Find sdx device/ATAx mappings

This post is over 3 years old, so please keep in mind that some of its content might not be relevant anymore.

When dealing with hardware, you often see messages in the logs about disk issues or warnings.
Messages like:

ata9: hard resetting link
ata9: SATA link up 1.5 Gbps (SStatus 113 SControl 310)
ata9.00: configured for UDMA/33
ata9: EH complete
ata3: SATA max UDMA/133 abar [email protected] port 0xf7d36100 irq 28
ata4: DUMMY
ata7: SATA max UDMA/133 abar [email protected] port 0xf7d36300 irq 28
ata8: DUMMY
ata9: SATA max UDMA/133 abar [email protected] port 0xf7c10100 irq 16
ata10: SATA max UDMA/133 abar [email protected] port 0xf7c10180 irq 16
ata3: SATA link up 6.0 Gbps (SStatus 133 SControl 300)
ata3.00: ACPI cmd f5/00:00:00:00:00:00 (SECURITY FREEZE LOCK) filtered out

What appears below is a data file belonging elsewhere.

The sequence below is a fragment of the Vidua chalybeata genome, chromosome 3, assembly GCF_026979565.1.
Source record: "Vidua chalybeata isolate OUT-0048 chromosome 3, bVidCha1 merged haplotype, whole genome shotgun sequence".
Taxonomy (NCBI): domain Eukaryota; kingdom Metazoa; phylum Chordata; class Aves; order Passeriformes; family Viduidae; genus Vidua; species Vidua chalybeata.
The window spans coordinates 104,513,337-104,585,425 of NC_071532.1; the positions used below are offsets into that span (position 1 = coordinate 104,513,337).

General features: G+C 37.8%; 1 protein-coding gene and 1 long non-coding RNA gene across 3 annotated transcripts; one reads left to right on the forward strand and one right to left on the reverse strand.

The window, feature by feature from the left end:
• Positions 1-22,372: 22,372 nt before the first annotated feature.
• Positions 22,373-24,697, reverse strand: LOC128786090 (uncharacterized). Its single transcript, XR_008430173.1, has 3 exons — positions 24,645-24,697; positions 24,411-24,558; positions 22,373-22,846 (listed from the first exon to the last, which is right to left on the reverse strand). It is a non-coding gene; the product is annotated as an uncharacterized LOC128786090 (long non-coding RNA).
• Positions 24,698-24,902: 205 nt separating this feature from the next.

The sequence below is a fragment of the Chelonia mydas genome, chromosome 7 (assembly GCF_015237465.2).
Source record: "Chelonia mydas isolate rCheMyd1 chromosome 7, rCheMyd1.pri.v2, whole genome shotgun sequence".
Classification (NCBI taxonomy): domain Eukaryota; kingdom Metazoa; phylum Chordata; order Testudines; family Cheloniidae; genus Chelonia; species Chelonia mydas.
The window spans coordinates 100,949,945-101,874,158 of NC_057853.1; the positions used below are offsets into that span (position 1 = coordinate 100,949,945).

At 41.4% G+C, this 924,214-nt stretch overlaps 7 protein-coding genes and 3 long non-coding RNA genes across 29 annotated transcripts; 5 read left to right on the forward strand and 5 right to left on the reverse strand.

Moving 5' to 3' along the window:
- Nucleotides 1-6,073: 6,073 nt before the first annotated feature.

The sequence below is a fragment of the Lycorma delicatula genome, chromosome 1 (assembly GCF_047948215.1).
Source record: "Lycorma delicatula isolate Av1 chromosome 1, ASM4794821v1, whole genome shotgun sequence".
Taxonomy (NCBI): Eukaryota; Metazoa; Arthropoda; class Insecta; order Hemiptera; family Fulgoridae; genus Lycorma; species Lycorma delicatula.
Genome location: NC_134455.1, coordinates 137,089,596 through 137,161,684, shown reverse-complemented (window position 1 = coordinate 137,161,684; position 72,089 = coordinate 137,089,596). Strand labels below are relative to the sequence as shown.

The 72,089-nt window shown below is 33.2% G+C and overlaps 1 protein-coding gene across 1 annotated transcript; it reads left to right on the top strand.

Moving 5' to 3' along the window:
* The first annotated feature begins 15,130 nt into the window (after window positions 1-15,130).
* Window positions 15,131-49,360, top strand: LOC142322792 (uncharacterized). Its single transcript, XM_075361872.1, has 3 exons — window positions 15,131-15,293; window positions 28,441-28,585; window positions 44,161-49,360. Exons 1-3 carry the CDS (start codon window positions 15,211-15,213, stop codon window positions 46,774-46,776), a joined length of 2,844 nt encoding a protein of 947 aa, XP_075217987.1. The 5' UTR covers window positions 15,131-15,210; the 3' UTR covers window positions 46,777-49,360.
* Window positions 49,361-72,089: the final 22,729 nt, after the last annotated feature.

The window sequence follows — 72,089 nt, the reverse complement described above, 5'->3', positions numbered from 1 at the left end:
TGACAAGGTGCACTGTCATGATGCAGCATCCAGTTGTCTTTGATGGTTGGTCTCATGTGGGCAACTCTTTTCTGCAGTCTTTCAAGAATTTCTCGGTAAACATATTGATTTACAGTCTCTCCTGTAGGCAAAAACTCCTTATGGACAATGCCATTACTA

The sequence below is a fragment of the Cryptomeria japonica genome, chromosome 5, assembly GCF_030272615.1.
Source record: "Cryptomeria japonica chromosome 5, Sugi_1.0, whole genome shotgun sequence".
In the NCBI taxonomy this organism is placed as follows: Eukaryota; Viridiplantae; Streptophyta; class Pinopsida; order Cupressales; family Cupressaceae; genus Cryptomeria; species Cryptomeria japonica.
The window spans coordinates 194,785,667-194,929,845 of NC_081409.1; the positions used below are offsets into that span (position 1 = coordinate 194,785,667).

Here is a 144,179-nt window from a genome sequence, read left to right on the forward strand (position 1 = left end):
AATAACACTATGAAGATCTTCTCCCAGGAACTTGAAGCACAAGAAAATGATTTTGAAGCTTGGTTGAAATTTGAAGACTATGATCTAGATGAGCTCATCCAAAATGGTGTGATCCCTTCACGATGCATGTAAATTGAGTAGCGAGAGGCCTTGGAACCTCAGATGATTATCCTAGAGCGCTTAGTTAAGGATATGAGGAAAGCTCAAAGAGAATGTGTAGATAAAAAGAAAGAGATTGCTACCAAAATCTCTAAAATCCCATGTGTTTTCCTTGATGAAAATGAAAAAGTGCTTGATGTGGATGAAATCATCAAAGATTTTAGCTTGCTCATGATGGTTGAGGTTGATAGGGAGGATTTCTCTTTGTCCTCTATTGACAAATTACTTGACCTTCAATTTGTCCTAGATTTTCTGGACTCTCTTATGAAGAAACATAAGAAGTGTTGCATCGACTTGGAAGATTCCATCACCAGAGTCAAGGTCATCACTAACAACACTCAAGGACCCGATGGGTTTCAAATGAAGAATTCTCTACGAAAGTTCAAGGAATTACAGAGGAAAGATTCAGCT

ata3.00: ACPI cmd b1/c1:00:00:00:00:00 (DEVICE CONFIGURATION OVERLAY) filtered out
ata3.00: ATA-8: Corsair Force GS, 5.07, max UDMA/133
ata3.00: 250069680 sectors, multi 16: LBA48 NCQ (depth 31/32), AA
ata3.00: ACPI cmd f5/00:00:00:00:00:00 (SECURITY FREEZE LOCK) filtered out
ata3.00: ACPI cmd b1/c1:00:00:00:00:00 (DEVICE CONFIGURATION OVERLAY) filtered out
ata3.00: configured for UDMA/133
ata10: SATA link up 3.0 Gbps (SStatus 123 SControl 300)

To find out to which “sdx” device the “ata” number is referring to, you can run:

ls -l /sys/block/sd* | sed -e 's^.*-> \.\.^/sys^' -e 's^/host^ ^' -e 's^/target.*/^ ^' | while read Path HostNum ID; do echo ${ID}: $(cat $Path/host$HostNum/scsi_host/host$HostNum/unique_id); done

NB: One liners are potentially destructive. Don’t run anything unless you fully understand it.

Hope it helps!
Andrea

PS: I did not write this one-liner. I found it somewhere a while ago. Unfortunately I can’t remember the source, but I thought it could be useful to others

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